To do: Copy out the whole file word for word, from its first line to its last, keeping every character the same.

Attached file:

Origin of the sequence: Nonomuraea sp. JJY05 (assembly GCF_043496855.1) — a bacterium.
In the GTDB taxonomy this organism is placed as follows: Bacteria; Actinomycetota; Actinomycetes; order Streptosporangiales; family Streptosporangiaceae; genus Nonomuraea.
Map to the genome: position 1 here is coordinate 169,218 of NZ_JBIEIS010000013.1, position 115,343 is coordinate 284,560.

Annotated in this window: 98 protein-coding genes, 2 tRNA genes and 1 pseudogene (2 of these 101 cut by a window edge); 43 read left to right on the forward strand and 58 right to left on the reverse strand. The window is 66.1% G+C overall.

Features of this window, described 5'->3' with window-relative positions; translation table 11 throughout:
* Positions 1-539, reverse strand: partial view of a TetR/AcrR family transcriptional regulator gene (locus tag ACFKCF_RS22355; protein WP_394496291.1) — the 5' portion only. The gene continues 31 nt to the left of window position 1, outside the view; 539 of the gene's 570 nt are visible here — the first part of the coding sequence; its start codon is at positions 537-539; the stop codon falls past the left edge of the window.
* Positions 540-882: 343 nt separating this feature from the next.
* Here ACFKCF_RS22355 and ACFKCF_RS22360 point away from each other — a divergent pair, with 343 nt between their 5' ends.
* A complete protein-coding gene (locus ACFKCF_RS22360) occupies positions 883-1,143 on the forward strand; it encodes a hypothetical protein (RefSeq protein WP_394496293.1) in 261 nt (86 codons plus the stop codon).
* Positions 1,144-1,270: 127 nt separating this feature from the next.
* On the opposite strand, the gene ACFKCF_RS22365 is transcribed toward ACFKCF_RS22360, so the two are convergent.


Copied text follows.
Origin of the sequence: Nonomuraea sp. JJY05 (assembly GCF_043496855.1) — a bacterium.
In the GTDB taxonomy this organism is placed as follows: Bacteria; Actinomycetota; Actinomycetes; order Streptosporangiales; family Streptosporangiaceae; genus Nonomuraea.
Map to the genome: position 1 here is coordinate 169,218 of NZ_JBIEIS010000013.1, position 115,343 is coordinate 284,560.

Annotated in this window: 98 protein-coding genes, 2 tRNA genes and 1 pseudogene (2 of these 101 cut by a window edge); 43 read left to right on the forward strand and 58 right to left on the reverse strand. The window is 66.1% G+C overall.

Features of this window, described 5'->3' with window-relative positions; translation table 11 throughout:
* Positions 1-539, reverse strand: partial view of a TetR/AcrR family transcriptional regulator gene (locus tag ACFKCF_RS22355; protein WP_394496291.1) — the 5' portion only. The gene continues 31 nt to the left of window position 1, outside the view; 539 of the gene's 570 nt are visible here — the first part of the coding sequence; its start codon is at positions 537-539; the stop codon falls past the left edge of the window.
* Positions 540-882: 343 nt separating this feature from the next.
* Here ACFKCF_RS22355 and ACFKCF_RS22360 point away from each other — a divergent pair, with 343 nt between their 5' ends.
* A complete protein-coding gene (locus ACFKCF_RS22360) occupies positions 883-1,143 on the forward strand; it encodes a hypothetical protein (RefSeq protein WP_394496293.1) in 261 nt (86 codons plus the stop codon).
* Positions 1,144-1,270: 127 nt separating this feature from the next.
* On the opposite strand, the gene ACFKCF_RS22365 is transcribed toward ACFKCF_RS22360, so the two are convergent.